It sometimes seems that the fissures of Irish history are inscribed directly into Irish modernism’s contorted literary forms. In the 19th century, the English developed a rich realist literature that drew together individual and social significance in its scenes and characters. In Ireland, during the same period, we have the wild and gloomy Gothic tales of Charles Maturin’s Melmoth the Wanderer and Sheridan Le Fanu’s Uncle Silas. Hard on their heels were modernists like Joyce, Beckett and Flann O’Brien employing fragmentation, montage and stream-of-consciousness.
Joyce was not a detached cosmopolitan but part of an emergent generation of university-educated Catholics with a stake in debates around nationalist Ireland. This generation also included his friend Francis Sheehy-Skeffington, a pacifist and suffragist, later murdered by a British officer in the Easter Uprising of 1916. For all his rejection of narrow-minded nationalism, Joyce engaged the discussion about what cultural, political and economic forms Irish autonomy and self-determination should take.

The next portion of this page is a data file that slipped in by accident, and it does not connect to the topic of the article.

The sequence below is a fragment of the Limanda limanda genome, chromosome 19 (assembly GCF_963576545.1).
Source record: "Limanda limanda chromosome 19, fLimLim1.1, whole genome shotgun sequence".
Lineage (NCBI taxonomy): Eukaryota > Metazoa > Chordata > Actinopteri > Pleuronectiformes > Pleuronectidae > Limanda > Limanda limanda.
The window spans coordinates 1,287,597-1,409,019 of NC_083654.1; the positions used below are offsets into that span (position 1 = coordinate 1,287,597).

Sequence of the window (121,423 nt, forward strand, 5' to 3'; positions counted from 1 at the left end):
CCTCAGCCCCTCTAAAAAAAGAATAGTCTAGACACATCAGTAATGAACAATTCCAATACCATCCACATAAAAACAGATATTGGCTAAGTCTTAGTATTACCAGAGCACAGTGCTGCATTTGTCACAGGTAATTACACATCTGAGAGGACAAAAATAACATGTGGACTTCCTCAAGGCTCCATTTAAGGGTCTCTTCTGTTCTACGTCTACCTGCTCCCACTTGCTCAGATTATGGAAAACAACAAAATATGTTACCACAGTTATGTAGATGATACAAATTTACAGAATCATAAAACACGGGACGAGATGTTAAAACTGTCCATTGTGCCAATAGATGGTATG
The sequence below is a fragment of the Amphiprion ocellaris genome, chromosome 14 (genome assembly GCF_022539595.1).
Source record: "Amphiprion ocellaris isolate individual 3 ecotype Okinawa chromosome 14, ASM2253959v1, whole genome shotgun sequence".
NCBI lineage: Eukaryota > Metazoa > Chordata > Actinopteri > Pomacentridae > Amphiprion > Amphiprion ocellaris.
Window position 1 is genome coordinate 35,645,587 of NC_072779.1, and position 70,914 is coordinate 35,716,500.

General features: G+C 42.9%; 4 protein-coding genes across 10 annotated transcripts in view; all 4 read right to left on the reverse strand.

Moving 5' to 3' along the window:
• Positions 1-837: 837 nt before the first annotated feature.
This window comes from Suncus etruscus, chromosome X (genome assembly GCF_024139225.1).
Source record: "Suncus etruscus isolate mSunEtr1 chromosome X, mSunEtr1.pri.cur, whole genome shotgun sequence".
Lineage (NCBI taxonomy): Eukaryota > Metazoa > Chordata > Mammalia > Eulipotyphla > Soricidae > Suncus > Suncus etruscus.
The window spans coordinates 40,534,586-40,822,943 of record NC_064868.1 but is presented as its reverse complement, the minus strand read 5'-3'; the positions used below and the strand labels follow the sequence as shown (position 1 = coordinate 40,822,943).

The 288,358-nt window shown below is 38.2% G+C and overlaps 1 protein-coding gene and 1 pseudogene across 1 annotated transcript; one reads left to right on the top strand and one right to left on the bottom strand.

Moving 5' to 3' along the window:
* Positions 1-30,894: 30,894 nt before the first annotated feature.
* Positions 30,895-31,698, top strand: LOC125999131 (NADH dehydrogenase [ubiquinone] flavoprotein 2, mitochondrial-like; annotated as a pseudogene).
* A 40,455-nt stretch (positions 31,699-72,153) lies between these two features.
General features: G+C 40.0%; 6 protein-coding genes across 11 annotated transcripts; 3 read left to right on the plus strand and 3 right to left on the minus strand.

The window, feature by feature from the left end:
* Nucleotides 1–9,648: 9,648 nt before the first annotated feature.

Joyce gives voice to this impulse very strongly at the conclusion of A Portrait of The Artist as a Young Man, where Stephen Dedalus declares:
I go to encounter for the millionth time the reality of experience and forge in the smithy of my soul the uncreated consciousness of my race.
Joyce here seems to share with cultural nationalism a desire to will independence into being via some transformative act of the imagination. The charge within Joyce’s modernism, however, stems from bringing such aesthetic acts into contact with the “reality of experience” found in the modern world.